Last week I had the honor of seeing one of my very favorite bands in my new home of Portland Oregon. Dark Star Orchestra, one of the longest running Grateful Dead cover bands, in fact on their 20th year of touring, graced the beautiful West coast with a lovely winter tour. One of the stops was the Roseland Theater in Portland. I have so much to say about the music, it was on point as always, Dark Star almost never disappoints, but for me, the venue left a bit to be desired.
Portland is an amazingly vibrant city. The nightlife is unlike any other place I've been. Happy hour specials at every corner, delicious food for any diets, and a thriving, bustling art community. So much music comes to the city, and the population is so young and lively, public transportation is on point, Portland is slowly becoming one of my favorite big cities. Not every place you go will be a winner, but you'll surely find your vibe there. The Roseland Theater was not my ideal venue to see Dark Star though. The theater didn’t seem particulary well-kept, and the sound seemed rough at best, but for the venerable DSO, it was one more sold-out Saturday night. The theater was packed rim to rim; hippies were coming out of the walls! It was a rough go down in the pit area, but if you made it to the upper balcony, the view and sound were much better.
This was an entertaining DSO show; they recreated the Grateful Dead show from July 1st,1985 at the Merriweather Post Pavilion in Maryland, from a fondly remembered summer tour. 1985 was a strong year for the band. They were celebrating 20 years since the Warlocks formed, and it's quite fitting to see DSO play this show as they are also celebrating 20+ years of touring. The set opens with a downtempo 'Dancing in the Streets.' Every time I hear this song as an opener I'm surprised, it always seems like a second set kind of song, but the slower tempo helped ease us into the set and was followed by 'Dupree's Diamond Blues,' which was a bit down tempo as well. The first set was a sort of mellow string of songs that showed off the band's artful composing and lyrics. It is a unique line up for the first set including 'Walkin’ Blues,' 'Jack-A-Roe,' and 'Stagger Lee.' They kicked it up to close the set with a song that was relatively new to the Dead at the time, 'Keep Your Day Job.'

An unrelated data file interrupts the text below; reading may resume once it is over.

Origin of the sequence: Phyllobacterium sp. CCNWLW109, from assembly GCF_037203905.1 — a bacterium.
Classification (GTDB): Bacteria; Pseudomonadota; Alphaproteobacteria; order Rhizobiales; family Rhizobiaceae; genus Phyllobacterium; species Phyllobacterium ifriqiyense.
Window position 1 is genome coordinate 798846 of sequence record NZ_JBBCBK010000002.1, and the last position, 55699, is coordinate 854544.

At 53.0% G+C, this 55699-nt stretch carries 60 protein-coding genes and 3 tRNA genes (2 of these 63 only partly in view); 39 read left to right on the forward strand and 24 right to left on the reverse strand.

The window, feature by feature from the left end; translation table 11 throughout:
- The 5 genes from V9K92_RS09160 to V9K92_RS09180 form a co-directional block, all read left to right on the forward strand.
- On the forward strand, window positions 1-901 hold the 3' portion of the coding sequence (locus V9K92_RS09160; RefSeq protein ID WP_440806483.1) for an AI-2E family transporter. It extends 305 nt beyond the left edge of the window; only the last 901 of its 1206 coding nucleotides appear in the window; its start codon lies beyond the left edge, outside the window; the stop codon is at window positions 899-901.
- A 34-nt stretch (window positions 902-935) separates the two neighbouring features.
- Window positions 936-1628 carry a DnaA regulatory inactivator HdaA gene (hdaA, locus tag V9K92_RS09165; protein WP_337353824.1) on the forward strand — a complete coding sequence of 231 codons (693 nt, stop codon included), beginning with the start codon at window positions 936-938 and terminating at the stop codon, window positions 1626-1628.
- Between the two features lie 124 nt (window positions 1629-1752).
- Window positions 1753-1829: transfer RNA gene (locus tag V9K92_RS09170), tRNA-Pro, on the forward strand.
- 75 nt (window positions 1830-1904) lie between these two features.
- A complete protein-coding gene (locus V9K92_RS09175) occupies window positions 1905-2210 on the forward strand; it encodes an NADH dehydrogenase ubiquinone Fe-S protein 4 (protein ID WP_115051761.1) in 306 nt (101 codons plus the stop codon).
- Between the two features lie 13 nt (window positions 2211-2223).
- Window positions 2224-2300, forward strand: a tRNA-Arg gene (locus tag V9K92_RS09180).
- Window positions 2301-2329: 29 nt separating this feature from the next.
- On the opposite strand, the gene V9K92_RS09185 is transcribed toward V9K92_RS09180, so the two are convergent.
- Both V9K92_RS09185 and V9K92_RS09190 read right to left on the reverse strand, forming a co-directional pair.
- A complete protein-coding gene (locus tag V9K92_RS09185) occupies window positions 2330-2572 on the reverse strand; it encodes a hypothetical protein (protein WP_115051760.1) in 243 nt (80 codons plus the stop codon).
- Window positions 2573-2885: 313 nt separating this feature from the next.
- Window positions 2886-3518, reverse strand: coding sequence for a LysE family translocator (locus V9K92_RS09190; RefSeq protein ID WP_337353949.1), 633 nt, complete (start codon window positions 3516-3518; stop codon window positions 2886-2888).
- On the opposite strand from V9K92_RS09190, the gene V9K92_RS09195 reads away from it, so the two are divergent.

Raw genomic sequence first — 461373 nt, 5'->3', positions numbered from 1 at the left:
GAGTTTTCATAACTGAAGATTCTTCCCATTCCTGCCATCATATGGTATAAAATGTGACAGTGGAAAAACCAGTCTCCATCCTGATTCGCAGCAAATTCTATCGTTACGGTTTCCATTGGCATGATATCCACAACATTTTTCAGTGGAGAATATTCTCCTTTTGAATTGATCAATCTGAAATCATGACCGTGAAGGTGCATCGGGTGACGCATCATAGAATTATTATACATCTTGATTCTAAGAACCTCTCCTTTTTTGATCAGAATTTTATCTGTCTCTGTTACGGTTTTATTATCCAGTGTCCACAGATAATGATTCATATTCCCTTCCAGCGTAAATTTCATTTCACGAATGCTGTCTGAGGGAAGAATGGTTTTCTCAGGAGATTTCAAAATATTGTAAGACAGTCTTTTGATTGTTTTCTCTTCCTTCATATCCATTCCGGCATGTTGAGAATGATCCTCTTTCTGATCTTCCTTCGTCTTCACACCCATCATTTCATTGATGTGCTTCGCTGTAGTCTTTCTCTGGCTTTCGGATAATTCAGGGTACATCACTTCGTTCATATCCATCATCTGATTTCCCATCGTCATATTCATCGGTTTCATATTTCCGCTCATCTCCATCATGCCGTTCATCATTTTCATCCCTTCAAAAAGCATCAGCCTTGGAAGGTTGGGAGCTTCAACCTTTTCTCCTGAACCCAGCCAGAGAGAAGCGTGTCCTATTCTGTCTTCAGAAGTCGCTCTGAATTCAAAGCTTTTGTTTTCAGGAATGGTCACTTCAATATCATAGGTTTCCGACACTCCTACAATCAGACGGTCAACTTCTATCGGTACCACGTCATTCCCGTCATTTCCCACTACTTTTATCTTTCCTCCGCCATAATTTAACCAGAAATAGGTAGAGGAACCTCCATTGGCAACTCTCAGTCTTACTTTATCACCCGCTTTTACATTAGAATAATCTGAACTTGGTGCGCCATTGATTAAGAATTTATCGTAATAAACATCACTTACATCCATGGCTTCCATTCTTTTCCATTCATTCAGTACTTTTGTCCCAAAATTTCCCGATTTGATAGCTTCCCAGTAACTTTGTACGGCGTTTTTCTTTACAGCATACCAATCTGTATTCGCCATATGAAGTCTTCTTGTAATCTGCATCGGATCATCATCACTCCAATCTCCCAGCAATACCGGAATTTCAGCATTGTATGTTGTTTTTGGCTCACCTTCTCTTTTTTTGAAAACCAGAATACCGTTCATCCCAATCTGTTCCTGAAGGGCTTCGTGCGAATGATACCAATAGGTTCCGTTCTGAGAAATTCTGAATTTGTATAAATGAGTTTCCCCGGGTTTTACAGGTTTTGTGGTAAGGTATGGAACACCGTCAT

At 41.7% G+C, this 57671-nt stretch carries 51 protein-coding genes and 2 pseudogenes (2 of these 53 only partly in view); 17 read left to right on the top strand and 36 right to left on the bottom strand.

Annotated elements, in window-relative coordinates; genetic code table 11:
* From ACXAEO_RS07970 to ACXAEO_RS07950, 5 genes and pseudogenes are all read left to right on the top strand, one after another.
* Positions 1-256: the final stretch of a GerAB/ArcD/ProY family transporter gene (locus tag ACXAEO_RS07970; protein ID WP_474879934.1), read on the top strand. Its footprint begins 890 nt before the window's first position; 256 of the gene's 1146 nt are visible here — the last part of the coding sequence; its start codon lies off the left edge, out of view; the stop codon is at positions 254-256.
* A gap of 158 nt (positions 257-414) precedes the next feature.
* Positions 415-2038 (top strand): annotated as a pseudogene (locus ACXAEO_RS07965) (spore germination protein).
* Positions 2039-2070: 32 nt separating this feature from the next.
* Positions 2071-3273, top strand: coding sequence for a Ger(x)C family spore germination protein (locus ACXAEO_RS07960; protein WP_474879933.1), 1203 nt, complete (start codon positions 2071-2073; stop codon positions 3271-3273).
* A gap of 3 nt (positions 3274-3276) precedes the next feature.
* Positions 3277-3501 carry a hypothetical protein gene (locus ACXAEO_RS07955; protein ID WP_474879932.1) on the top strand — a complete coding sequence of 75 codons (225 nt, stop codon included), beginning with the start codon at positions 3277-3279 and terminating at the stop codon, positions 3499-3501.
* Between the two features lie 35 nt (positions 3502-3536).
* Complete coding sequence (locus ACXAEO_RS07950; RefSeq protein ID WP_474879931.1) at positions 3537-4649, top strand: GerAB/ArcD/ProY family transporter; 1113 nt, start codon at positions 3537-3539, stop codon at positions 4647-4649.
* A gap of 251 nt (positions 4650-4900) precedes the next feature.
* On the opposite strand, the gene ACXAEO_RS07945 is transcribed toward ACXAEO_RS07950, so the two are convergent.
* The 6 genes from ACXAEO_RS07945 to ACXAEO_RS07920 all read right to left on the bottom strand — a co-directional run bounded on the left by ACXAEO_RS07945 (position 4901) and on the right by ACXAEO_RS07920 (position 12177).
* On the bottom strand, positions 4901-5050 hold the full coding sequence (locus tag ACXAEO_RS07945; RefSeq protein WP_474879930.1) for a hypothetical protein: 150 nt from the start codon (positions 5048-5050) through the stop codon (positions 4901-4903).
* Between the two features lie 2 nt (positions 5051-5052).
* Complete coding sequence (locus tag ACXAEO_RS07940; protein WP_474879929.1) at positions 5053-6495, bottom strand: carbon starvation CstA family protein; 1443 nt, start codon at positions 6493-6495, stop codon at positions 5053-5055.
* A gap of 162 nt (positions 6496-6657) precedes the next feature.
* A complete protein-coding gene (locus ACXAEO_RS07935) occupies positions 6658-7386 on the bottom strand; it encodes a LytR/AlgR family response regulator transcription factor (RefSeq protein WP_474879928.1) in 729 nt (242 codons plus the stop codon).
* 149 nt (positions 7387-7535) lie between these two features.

The second set had such a different feel from the first; there was so much more energy! Maybe it was because I had made it out of the pit into the beautiful view and elbow room of the balcony, but the second set was terrific! The light show looked brighter, and the sound mix was much improved just as the band opened with a crowd-pleasing 'Scarlet Begonias.' I could see the floor coming to life, friends hugging friends, singing along, laughing together. DSO not only matches the sets of the Grateful Dead but also the loving family atmosphere. Even in a crowd as thick as a sold-out Saturday night show, everyone is trading grins and hugs. One of the highlights of set two had to be the Drums>Space, a second set staple where the band slowly breaks off until the only members left are the two drummers, Dino English and Rob Koritz. These two guys have to be some of the best drummers in the scene; their drum set up on stage alone is impressive. My very favorite moment of the second set had to be the closing with 'Good Lovin.' Standing on the rail off the balcony I could just see the floor come to life with every type of groove and embrace as the crow jostled in a harmonic back and forth with the lyrics we love driving the train. What a good way to end a set where the energy had been building and building. They closed the set with an 'It's All Over Now, Baby Blue,' and we all wandered off into the drizzly Portland winter to get weird in one of the weirdest cities in the USA.